Emily Badger is a former staff writer at CityLab. Her work has previously appeared in Pacific Standard, GOOD, The Christian Science Monitor, and The New York Times. She lives in the Washington, D.C. area.
Trends in gun ownership, attitudes and violence have shifted notably over the past few decades.
As we start to reopen a national conversation on gun policy in the wake of Friday's shocking mass shooting in Newtown, Connecticut, it's as important now to understand the geography of guns as the actual trend lines of gun-related crime over time in the past several decades.
A handful of charts paint a remarkable picture of some key shifts over the past 30 or 40 years. During that time, gun violence nationally has declined significantly even as aberrant mass shootings have grown less so; public sentiment for regulating the weapons has fallen steeply, too. Mother Jones has estimated that we’re approaching a demographic reality where our population of firearms will outpace our population of people. But hard data on the total number of civilian-owned guns in America is hard to come by, and so much of what we know on the topic is based upon what gun owners themselves say in surveys.
Anyone who follows urban crime will be well aware of this first trend: Violent crime nationally has been declining since the early 1990s. This graph comes from political scientist Patrick Egan on The Monkey Cage blog.
During that same time, the rate of household gun ownership in America has fallen from a point, in the early 1970s, when nearly half of American households said they owned a gun. Today, that figure is closer to 30 percent. This chart, based on General Social Survey data comes from a report [PDF] last year by the Violence Policy Center.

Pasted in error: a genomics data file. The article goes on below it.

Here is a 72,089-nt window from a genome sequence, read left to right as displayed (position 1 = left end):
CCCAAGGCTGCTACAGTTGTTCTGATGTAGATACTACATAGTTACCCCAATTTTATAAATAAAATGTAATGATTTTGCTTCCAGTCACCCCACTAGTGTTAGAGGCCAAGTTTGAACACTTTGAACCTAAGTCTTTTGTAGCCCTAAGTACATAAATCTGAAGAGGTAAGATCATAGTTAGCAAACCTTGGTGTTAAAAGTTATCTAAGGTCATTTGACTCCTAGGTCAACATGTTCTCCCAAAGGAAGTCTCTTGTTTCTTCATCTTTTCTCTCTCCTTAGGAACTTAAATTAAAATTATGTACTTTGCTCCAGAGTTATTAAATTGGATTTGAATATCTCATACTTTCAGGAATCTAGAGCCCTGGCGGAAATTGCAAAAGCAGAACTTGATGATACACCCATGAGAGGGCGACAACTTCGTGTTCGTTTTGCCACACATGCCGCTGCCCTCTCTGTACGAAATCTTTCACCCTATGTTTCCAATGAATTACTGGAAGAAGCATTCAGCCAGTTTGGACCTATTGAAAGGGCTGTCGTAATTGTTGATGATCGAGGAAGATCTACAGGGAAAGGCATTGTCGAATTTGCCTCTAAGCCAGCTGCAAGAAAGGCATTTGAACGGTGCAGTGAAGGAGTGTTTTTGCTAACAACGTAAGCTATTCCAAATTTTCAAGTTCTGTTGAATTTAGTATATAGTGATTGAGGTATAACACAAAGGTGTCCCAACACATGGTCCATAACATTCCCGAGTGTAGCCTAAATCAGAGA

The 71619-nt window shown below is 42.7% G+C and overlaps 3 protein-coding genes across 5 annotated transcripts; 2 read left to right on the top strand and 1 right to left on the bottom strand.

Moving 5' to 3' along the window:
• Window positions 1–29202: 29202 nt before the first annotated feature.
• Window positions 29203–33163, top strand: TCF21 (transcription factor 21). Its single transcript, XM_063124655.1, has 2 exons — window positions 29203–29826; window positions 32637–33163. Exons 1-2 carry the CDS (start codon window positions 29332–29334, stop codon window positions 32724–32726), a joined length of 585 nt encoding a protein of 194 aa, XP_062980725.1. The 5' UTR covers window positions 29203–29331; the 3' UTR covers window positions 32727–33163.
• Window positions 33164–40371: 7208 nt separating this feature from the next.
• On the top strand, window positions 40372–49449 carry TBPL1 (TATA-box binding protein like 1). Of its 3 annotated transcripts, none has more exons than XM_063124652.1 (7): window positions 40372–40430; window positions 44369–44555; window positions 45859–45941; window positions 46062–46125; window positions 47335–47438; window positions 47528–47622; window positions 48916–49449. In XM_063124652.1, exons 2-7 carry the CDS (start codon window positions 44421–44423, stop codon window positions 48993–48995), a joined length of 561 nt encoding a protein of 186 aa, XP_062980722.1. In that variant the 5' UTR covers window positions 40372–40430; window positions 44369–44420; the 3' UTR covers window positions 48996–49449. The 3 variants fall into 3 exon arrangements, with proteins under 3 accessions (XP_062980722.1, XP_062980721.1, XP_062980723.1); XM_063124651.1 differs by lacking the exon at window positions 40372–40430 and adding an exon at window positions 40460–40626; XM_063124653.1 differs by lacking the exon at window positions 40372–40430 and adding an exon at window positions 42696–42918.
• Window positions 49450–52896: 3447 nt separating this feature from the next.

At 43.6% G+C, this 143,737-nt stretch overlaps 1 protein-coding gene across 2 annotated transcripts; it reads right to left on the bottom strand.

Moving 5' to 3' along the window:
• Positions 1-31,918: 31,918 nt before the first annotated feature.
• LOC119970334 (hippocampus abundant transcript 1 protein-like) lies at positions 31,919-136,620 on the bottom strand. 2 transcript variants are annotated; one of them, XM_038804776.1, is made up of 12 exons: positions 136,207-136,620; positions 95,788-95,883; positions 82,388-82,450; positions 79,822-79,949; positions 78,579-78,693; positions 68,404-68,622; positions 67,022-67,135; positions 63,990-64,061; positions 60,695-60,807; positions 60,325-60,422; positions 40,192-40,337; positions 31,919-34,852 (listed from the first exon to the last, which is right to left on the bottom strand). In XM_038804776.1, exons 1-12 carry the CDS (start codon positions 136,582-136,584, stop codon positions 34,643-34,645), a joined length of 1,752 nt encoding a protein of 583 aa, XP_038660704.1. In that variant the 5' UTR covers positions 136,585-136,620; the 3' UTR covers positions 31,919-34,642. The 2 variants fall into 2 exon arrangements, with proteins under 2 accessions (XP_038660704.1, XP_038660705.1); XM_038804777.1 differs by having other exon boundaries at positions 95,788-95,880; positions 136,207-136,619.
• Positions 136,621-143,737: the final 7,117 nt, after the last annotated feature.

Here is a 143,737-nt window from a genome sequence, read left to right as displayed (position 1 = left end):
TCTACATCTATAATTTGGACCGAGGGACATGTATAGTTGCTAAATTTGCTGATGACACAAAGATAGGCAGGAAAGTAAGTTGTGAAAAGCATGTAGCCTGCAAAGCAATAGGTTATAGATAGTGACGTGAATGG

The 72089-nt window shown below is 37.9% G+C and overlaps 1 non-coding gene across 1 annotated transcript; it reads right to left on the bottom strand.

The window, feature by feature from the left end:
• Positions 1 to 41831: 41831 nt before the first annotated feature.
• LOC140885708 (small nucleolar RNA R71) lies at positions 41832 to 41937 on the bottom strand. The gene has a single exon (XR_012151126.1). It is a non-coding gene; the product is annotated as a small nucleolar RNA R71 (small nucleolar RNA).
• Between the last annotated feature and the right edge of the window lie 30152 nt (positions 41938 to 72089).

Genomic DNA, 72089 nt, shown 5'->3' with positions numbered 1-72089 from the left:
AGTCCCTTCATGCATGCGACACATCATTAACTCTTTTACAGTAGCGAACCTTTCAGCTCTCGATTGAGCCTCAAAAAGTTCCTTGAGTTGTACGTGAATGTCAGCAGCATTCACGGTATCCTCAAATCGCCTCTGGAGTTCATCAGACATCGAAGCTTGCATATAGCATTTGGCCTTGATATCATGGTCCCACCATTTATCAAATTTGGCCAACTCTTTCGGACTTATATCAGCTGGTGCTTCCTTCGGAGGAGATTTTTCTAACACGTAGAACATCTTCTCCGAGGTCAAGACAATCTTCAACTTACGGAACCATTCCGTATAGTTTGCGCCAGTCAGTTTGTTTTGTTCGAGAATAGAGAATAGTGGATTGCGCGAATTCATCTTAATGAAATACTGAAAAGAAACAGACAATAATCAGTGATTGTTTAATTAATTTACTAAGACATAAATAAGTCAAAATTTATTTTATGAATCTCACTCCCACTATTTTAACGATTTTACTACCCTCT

If the sheer number of guns has been expanding as the percentage of families owning them has been on the decline, it would suggest that America’s arsenal is increasingly concentrated in the homes of fewer and fewer people. That would also mean that people who do own guns now own more of them. Some researchers have suggested that these patterns make demographic sense. Guns are disproportionately owned by white men, a demographic that is aging (and shrinking as a share of the total U.S. population).
Gallup has found a steadier trend in ownership over the past decade, although ownership rates vary dramatically by geography:
For decades, Gallup has also been surveying Americans on support for gun-control laws that would ban private possession of handguns. 60 percent of Americans supported that idea in 1959. Today? Less than half that.
We have yet to see a chart graphing the increased frequency of mass shootings like the one in Newtown over the same timeframe, although the data bear that out. As Brad Plumer writes at the Washington Post, half of the 12 deadliest shootings in American history have taken place over the past five years. Over the past 30 years, Mother Jones has counted 62 mass shootings, with what looks like a particularly costly spate in those last few years alone:
All of these trends – in gun ownership, in public sentiment, in aggregate violence, in carnage from mass killings – will converge in the coming debate about what to do next. The Pew Research Center has tracked how American attitudes towards guns have changed over a much shorter period of time. Pew polled Americans on gun control both before and after each of the last three infamous mass shootings, at Virginia Tech, in Tucson, Arizona, and Aurora, Colorado, just earlier this year. Their conclusion?